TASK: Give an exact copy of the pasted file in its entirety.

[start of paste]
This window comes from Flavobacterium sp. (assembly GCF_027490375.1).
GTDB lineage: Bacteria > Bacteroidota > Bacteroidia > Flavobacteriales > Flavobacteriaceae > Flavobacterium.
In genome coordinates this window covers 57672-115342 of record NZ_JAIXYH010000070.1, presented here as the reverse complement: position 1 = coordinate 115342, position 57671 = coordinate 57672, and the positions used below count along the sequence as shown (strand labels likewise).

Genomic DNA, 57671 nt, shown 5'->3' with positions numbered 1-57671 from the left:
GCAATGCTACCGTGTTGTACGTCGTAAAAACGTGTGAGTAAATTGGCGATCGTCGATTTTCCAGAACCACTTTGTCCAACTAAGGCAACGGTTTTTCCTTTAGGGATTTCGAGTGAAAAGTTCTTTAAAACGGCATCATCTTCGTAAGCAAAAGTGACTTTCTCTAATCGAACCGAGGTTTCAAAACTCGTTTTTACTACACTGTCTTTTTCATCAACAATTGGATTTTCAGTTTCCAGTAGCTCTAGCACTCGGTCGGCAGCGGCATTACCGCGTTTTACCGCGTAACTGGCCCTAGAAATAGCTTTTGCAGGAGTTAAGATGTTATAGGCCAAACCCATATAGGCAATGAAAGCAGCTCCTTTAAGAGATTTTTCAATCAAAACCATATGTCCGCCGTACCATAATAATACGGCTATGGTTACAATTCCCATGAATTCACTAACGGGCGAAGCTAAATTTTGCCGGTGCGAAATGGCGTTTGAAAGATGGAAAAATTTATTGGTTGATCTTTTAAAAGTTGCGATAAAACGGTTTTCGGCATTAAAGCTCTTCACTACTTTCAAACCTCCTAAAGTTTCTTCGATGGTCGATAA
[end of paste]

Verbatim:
This window comes from Flavobacterium sp. (assembly GCF_027490375.1).
GTDB lineage: Bacteria > Bacteroidota > Bacteroidia > Flavobacteriales > Flavobacteriaceae > Flavobacterium.
In genome coordinates this window covers 57672-115342 of record NZ_JAIXYH010000070.1, presented here as the reverse complement: position 1 = coordinate 115342, position 57671 = coordinate 57672, and the positions used below count along the sequence as shown (strand labels likewise).

Genomic DNA, 57671 nt, shown 5'->3' with positions numbered 1-57671 from the left:
GCAATGCTACCGTGTTGTACGTCGTAAAAACGTGTGAGTAAATTGGCGATCGTCGATTTTCCAGAACCACTTTGTCCAACTAAGGCAACGGTTTTTCCTTTAGGGATTTCGAGTGAAAAGTTCTTTAAAACGGCATCATCTTCGTAAGCAAAAGTGACTTTCTCTAATCGAACCGAGGTTTCAAAACTCGTTTTTACTACACTGTCTTTTTCATCAACAATTGGATTTTCAGTTTCCAGTAGCTCTAGCACTCGGTCGGCAGCGGCATTACCGCGTTTTACCGCGTAACTGGCCCTAGAAATAGCTTTTGCAGGAGTTAAGATGTTATAGGCCAAACCCATATAGGCAATGAAAGCAGCTCCTTTAAGAGATTTTTCAATCAAAACCATATGTCCGCCGTACCATAATAATACGGCTATGGTTACAATTCCCATGAATTCACTAACGGGCGAAGCTAAATTTTGCCGGTGCGAAATGGCGTTTGAAAGATGGAAAAATTTATTGGTTGATCTTTTAAAAGTTGCGATAAAACGGTTTTCGGCATTAAAGCTCTTCACTACTTTCAAACCTCCTAAAGTTTCTTCGATGGTCGATAA